Whatever, the moment all those investment assets are to be cashed in by too many at the same time, for instance to cover some retirement costs, it will be ugly, for house owners, and for the banks, and for the taxman who has also been so much financed by the house bubble, in fact it will be ugly for all.

It all makes me remember Alan Price’s “Oh my, my, my, my, my, my, my, it makes you wanna cry. This is the house that Jack built, baby, and it reaches up into the sky”

These were the houses that Jack built... with plenty of easy credit, and which were taxed by the taxman


@PerKurowski

November 17, 2018

Should not a “State of the European Union” analysis be an indispensable document, when searching for a solution to the Brexit vs. Remain quantum entanglement?

George Parker and Alex Barker discussing the “brutal reception in cabinet and in parliament the Brexit withdrawal agreement received mention one cabinet minister saying: “The people who are criticising the deal don’t have any alternative, that was true before the Chequers meeting, it was true before this week’s cabinet meeting and it’s still true now. People can suck their teeth and say it’s a betrayal and talk about vassalage, but they don’t seem to have given any thought to what the alternative might be.” “May heads for a hard sell” November 17.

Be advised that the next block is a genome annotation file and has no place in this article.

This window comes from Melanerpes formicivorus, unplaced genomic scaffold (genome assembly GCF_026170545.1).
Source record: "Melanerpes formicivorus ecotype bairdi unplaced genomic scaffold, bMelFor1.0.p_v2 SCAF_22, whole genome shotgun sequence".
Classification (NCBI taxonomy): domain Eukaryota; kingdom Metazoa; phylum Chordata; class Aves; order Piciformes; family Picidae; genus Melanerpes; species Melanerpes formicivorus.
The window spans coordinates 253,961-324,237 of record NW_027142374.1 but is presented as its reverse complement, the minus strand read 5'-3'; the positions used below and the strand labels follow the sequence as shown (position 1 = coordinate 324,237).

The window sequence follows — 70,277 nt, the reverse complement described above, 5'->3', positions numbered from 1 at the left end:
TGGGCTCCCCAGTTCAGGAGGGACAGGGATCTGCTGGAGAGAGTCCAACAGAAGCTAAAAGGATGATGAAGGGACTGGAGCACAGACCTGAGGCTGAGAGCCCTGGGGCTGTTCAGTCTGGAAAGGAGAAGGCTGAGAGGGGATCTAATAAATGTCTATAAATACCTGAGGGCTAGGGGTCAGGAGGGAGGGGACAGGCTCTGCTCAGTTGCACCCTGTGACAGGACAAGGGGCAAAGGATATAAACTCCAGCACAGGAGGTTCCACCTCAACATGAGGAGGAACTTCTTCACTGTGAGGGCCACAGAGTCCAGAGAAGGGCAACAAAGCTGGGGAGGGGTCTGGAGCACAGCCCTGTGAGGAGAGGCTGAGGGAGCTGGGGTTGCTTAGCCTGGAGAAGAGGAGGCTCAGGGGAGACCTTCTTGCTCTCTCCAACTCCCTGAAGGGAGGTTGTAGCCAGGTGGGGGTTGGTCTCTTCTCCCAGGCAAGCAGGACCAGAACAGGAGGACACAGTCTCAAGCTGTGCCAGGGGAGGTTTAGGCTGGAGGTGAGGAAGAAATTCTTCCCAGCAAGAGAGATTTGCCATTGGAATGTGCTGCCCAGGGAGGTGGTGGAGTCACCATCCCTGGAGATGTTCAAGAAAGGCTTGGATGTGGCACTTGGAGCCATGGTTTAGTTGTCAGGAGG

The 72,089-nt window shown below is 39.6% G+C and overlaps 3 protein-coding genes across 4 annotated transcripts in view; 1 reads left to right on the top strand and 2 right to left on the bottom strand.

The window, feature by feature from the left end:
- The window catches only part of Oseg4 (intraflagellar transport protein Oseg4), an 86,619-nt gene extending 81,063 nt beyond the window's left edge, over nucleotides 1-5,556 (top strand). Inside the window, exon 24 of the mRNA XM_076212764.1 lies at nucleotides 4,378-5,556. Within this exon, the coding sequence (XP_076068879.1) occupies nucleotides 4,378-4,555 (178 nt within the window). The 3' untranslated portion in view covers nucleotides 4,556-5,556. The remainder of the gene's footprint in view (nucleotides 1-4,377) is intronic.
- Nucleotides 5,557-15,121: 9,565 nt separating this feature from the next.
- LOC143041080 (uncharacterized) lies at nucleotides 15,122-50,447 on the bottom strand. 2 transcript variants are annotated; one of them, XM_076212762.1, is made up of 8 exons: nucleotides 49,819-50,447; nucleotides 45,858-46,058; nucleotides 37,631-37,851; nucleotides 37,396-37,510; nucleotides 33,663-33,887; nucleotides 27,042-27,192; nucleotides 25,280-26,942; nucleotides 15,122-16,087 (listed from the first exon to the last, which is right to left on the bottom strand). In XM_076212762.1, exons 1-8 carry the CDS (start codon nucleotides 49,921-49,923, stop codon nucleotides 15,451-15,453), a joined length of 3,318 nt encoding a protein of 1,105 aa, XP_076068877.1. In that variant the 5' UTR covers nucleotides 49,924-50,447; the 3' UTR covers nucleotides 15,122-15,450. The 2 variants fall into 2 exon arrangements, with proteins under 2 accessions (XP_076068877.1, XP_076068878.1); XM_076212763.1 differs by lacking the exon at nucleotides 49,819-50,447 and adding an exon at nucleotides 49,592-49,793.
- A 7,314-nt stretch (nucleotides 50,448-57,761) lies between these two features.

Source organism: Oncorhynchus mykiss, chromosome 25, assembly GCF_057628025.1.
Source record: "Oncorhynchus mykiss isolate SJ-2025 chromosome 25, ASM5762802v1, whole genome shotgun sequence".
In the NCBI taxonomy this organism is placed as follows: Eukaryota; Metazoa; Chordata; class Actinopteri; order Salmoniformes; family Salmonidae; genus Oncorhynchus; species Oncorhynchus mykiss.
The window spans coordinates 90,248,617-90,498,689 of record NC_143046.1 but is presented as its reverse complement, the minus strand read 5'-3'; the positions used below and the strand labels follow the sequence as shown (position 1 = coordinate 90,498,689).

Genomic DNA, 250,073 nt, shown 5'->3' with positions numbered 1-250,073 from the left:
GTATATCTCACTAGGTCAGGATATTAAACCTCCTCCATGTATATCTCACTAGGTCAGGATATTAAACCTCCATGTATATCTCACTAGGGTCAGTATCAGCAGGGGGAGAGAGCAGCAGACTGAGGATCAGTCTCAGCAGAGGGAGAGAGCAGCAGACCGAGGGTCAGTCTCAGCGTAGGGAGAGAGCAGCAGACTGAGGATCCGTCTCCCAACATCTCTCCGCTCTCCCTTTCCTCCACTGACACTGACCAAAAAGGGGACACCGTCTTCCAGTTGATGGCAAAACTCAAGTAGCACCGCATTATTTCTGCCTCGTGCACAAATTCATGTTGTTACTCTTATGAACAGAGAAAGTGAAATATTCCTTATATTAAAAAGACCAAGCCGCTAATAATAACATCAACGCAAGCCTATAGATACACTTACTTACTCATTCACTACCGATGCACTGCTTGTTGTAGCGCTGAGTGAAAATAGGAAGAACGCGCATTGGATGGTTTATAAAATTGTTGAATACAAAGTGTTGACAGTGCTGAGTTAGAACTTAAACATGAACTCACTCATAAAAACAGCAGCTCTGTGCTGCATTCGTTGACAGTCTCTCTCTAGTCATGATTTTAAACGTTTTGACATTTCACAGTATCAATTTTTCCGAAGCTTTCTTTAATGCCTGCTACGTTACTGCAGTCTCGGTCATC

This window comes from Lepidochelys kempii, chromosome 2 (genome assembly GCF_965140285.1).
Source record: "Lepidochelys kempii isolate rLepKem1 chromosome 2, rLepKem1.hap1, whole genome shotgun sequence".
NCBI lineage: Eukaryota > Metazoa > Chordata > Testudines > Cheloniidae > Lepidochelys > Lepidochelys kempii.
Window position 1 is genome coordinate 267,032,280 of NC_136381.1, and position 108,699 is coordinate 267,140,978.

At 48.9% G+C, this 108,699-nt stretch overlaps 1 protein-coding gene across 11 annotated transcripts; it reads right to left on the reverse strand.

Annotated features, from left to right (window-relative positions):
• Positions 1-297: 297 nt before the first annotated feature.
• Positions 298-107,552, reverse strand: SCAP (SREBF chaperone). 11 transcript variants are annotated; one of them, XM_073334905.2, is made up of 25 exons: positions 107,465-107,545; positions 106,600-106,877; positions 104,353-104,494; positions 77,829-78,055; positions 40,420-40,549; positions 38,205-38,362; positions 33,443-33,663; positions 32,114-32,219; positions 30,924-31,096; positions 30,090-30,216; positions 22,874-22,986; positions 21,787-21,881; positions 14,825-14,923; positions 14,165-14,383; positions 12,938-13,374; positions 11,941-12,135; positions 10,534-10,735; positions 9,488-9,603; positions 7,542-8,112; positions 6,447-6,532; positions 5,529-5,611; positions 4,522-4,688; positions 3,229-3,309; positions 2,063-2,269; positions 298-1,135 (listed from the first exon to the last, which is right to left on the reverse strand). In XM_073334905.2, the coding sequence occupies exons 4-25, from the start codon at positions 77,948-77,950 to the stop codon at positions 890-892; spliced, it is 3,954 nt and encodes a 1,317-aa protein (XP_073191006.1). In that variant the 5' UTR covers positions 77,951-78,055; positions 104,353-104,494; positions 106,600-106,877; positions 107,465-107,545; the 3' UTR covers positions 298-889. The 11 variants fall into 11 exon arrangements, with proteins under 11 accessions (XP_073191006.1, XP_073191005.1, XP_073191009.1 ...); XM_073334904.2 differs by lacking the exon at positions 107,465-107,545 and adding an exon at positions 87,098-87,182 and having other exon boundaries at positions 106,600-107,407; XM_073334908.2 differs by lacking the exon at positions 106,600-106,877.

In terms of Brexit mechanism that might be true, but there is of course also the alternative of holding another referendum, which might provide a Remain instead. 

What I sorely miss in the whole Brexit vs. Remain heated discussions is a “State of the European Union” analysis that would help to bring some perspective on it all, and that could also be useful to all Europeans, independent from what happens down the line.

I say that because I sincerely think the EU is not doing well, and that there are huge problems brewing there, which sometimes, like yesterday, have me thinking that though Brexit is an absolutely awful solution, a Remain could be even worse.

Sir, could you imagine the national embarrassment for Britain to change its mind and go for a Remain, and then finding EU gone? 

PS. Quantum entanglement is a physical phenomenon which occurs when pairs or groups of particles are generated, interact, or share spatial proximity in ways such that the quantum state of each particle cannot be described independently of the state of the other(s), even when the particles are separated by a large distance—instead, a quantum state must be described for the system as a whole.

@PerKurowski

November 16, 2018

Stress tests for banks, performed by mighty regulators, signify dangerous systemic risks, as well as useless predictors

Sir, Caroline Binham reports on how “Andrea Enria, the outgoing head of the European Banking Authority, who is set to become the Eurozone’s top banking regulator, has questioned the value of its stress tests of lenders’ balance sheets, arguing that elements of them are no longer ‘tenable’ and need a redesign” “European regulator questions value of stress tests” November 16.

I could not agree more for two reasons: